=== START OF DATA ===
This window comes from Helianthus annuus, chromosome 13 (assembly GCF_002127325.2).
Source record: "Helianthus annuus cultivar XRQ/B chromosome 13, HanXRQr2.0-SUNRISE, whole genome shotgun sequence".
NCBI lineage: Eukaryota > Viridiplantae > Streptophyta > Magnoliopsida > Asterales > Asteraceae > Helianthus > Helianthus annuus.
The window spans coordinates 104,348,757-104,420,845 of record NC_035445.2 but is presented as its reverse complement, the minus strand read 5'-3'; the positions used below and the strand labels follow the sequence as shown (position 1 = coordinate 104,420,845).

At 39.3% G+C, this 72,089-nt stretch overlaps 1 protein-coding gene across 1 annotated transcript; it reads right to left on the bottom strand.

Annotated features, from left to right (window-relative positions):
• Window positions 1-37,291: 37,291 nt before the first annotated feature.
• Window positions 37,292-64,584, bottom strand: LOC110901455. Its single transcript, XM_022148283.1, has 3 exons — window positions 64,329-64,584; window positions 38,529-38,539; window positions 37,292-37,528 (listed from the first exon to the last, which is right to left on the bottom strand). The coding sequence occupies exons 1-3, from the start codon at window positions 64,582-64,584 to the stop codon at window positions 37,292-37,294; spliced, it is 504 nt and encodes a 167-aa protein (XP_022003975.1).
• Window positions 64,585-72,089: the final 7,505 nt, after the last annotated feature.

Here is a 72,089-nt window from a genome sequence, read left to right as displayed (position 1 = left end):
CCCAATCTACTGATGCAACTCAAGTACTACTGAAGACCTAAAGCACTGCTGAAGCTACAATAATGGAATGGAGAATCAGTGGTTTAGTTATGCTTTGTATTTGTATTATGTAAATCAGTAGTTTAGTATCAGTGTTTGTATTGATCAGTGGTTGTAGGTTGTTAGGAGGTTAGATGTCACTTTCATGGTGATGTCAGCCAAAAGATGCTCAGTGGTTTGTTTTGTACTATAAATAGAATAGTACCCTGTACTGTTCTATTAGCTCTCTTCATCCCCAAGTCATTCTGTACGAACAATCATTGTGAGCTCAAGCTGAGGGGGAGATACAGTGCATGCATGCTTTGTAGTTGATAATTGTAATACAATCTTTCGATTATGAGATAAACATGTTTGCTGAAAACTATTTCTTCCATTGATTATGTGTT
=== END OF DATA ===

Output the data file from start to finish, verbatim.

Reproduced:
This window comes from Helianthus annuus, chromosome 13 (assembly GCF_002127325.2).
Source record: "Helianthus annuus cultivar XRQ/B chromosome 13, HanXRQr2.0-SUNRISE, whole genome shotgun sequence".
NCBI lineage: Eukaryota > Viridiplantae > Streptophyta > Magnoliopsida > Asterales > Asteraceae > Helianthus > Helianthus annuus.
The window spans coordinates 104,348,757-104,420,845 of record NC_035445.2 but is presented as its reverse complement, the minus strand read 5'-3'; the positions used below and the strand labels follow the sequence as shown (position 1 = coordinate 104,420,845).

At 39.3% G+C, this 72,089-nt stretch overlaps 1 protein-coding gene across 1 annotated transcript; it reads right to left on the bottom strand.

Annotated features, from left to right (window-relative positions):
• Window positions 1-37,291: 37,291 nt before the first annotated feature.
• Window positions 37,292-64,584, bottom strand: LOC110901455. Its single transcript, XM_022148283.1, has 3 exons — window positions 64,329-64,584; window positions 38,529-38,539; window positions 37,292-37,528 (listed from the first exon to the last, which is right to left on the bottom strand). The coding sequence occupies exons 1-3, from the start codon at window positions 64,582-64,584 to the stop codon at window positions 37,292-37,294; spliced, it is 504 nt and encodes a 167-aa protein (XP_022003975.1).
• Window positions 64,585-72,089: the final 7,505 nt, after the last annotated feature.

Here is a 72,089-nt window from a genome sequence, read left to right as displayed (position 1 = left end):
CCCAATCTACTGATGCAACTCAAGTACTACTGAAGACCTAAAGCACTGCTGAAGCTACAATAATGGAATGGAGAATCAGTGGTTTAGTTATGCTTTGTATTTGTATTATGTAAATCAGTAGTTTAGTATCAGTGTTTGTATTGATCAGTGGTTGTAGGTTGTTAGGAGGTTAGATGTCACTTTCATGGTGATGTCAGCCAAAAGATGCTCAGTGGTTTGTTTTGTACTATAAATAGAATAGTACCCTGTACTGTTCTATTAGCTCTCTTCATCCCCAAGTCATTCTGTACGAACAATCATTGTGAGCTCAAGCTGAGGGGGAGATACAGTGCATGCATGCTTTGTAGTTGATAATTGTAATACAATCTTTCGATTATGAGATAAACATGTTTGCTGAAAACTATTTCTTCCATTGATTATGTGTT